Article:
By Rachel Maher
Abstract: The rate of consanguinity, particularly first cousin marriages, is incredibly high in the Arab world. This has led to an uncommonly high burden of genetic disease in Arab countries. As the disease burden in many of these countries shift away from communicable diseases, the prevalence of genetic disease is becoming more significant. There are a number of ways of preventing and treating genetic disease. This paper explores these measures, and also the ethical and economic limitations to them. It proposes a strategic and cautious implementation strategy to manage genetic disease and optimize public health in the Arab world.
As the disease burden in many Arab countries shifts from communicable diseases to more “Western” diseases, such as heart disease and genetic disorders, health care practices will have to change in order to meet the demand for treatment. In particular, the Arab world has a very high rate of consanguinity, particularly first cousin marriage, which leads to an unusually high rate of genetic disorders. Genetic disorders are often quite costly, and can be extremely disabling or even terminal. With decreasing rates of communicable diseases, such genetic disorders will become increasingly important, and it is a critical issue that the health care system needs to prepare for. As such, while preventative strategies should be put in place, given the limited resources in the Arab world, and the cultural and ethical implications of such preventative strategies, they should be implemented with selectivity and caution.
Genetic Disorders and Consanguinity Trends in the Arab World
Although consanguinity is practiced in many places in the world, it is highest in the Arab region, ranging from about 30% of all marriages in most of the countries, to a high of around 45% in Sudan (Figure 1). This high rate of inter-family marriages has important implications for public health as the risk of passing an autosomal recessive genetic disorder (the most common type in Arab countries) to a child is increased with a higher degree of genetic similarity. When a disease is autosomal recessive, it means that a person must have two copies of the recessive allele – one from each parent – in order to show symptoms of the disorder. If, on the other hand, a person has only one recessive allele, and one dominant allele, then they do not actually have the disease. These people, who have one dominant and one recessive copy of the gene, are referred to as carriers, because they carry the genetic information for the disease. However, they can only pass it on to a child, if they produce children with a person who also has at least one recessive allele for the same disorder. When both parents have one dominant and one recessive allele for a gene, each child has a 25% of getting two dominant copies, a 50% chance of getting one dominant and one recessive, and a 25% of getting two recessive alleles, which in the case of a genetic disorder means disease. If two people were randomly selected to produce a child, their chance of both being carriers for the same disease is very rare, although it does occur. First cousins, though, have genes that are much more similar than two random people, so the chance of their both being carriers for a disease – particularly if their family has a history of that disease – is greatly increased.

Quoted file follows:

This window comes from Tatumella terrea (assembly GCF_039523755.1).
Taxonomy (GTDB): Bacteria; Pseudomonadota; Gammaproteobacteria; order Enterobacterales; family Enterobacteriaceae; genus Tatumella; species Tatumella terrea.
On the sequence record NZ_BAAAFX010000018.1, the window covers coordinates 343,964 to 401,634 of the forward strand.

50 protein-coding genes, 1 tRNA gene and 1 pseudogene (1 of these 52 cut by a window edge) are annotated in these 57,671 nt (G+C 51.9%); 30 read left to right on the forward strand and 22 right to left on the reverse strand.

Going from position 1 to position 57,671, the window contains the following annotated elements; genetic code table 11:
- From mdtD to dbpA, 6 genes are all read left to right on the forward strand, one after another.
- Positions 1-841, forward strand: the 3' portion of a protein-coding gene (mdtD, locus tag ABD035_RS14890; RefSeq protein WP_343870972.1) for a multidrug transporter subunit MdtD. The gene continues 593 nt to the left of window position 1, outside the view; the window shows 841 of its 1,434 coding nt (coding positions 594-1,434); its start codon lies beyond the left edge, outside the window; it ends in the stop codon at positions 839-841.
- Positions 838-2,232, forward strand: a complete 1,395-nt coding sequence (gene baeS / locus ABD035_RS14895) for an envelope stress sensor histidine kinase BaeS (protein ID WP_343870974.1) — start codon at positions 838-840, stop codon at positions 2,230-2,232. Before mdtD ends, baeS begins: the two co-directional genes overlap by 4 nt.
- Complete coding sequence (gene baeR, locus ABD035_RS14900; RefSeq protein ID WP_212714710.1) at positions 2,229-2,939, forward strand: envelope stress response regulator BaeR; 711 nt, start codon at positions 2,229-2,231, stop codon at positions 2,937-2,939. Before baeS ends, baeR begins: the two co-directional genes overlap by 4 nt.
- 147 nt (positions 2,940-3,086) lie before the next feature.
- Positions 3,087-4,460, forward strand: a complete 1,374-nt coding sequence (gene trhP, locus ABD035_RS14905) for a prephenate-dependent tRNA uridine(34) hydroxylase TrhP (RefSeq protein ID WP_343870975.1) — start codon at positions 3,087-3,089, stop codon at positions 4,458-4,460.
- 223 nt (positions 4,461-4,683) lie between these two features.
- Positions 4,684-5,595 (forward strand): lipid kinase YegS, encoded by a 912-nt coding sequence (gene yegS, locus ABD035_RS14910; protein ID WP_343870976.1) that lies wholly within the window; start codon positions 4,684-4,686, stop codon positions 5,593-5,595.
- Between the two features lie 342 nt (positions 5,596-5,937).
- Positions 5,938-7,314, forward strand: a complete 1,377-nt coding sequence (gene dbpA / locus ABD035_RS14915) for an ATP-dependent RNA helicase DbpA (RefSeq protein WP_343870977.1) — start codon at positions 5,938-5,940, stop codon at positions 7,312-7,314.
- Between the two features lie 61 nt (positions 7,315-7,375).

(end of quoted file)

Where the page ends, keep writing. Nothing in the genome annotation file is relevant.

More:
Figure 1: Average rates of marriages between first cousins among Arabs (Al-Gazali et al, 2006)
In theory, the link between consanguinity and genetic disease is very clear, and it turns out that in reality, consanguinity is demonstrated to lead to a higher incidence of genetic disease. In various studies comparing the genetic malformation rate among babies born to consanguineous couples as opposed to unrelated couples, babies born to related couples had a genetic malformation rate that was 2.5 times higher on average than babies born to related couples (Figure 2). More specific to the Arab world, according to a World Health Organization study, the Eastern Mediterranean is the region of the world with the highest rate of children affected by seriously detrimental genetic disorders, at a rate of greater than 65/1000 live births, compared to 52/1000 in Europe, North America and Australia (Hamamy and Bittles, 2009). More specifically, one Saudi Arabia hospital reported that 19% of pediatric patients were due to congenital or hereditary defects (Meyer, 2005). Finally, many studies have found correlations between consanguinity and genetic diseases including hearing loss, infanto-youthful death rate, respiratory allergies, eczema, congenital heart defects, mental retardation, epilepsy, and diabetes, among others (Tadmouri, 2006).
Figure 2: The rate of congenital malformations associated with consanguinity found in previous studies (Jaber et al, 1998)